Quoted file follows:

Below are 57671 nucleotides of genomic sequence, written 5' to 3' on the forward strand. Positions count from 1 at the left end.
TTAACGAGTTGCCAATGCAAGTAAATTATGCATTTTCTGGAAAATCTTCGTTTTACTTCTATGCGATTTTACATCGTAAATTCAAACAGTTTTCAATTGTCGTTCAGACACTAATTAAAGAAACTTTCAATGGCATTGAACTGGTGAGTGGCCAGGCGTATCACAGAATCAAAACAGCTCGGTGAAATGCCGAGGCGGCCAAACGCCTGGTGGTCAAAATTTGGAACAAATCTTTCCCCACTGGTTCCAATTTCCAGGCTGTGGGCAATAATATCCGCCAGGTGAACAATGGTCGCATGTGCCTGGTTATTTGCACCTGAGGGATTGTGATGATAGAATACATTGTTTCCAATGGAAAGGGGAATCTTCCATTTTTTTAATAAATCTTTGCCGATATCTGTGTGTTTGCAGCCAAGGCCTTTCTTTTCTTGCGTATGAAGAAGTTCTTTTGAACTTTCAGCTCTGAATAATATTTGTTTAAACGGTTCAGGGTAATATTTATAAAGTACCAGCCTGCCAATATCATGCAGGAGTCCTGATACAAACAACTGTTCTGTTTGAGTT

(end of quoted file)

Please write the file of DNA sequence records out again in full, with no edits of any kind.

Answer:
Below are 57671 nucleotides of genomic sequence, written 5' to 3' on the forward strand. Positions count from 1 at the left end.
TTAACGAGTTGCCAATGCAAGTAAATTATGCATTTTCTGGAAAATCTTCGTTTTACTTCTATGCGATTTTACATCGTAAATTCAAACAGTTTTCAATTGTCGTTCAGACACTAATTAAAGAAACTTTCAATGGCATTGAACTGGTGAGTGGCCAGGCGTATCACAGAATCAAAACAGCTCGGTGAAATGCCGAGGCGGCCAAACGCCTGGTGGTCAAAATTTGGAACAAATCTTTCCCCACTGGTTCCAATTTCCAGGCTGTGGGCAATAATATCCGCCAGGTGAACAATGGTCGCATGTGCCTGGTTATTTGCACCTGAGGGATTGTGATGATAGAATACATTGTTTCCAATGGAAAGGGGAATCTTCCATTTTTTTAATAAATCTTTGCCGATATCTGTGTGTTTGCAGCCAAGGCCTTTCTTTTCTTGCGTATGAAGAAGTTCTTTTGAACTTTCAGCTCTGAATAATATTTGTTTAAACGGTTCAGGGTAATATTTATAAAGTACCAGCCTGCCAATATCATGCAGGAGTCCTGATACAAACAACTGTTCTGTTTGAGTT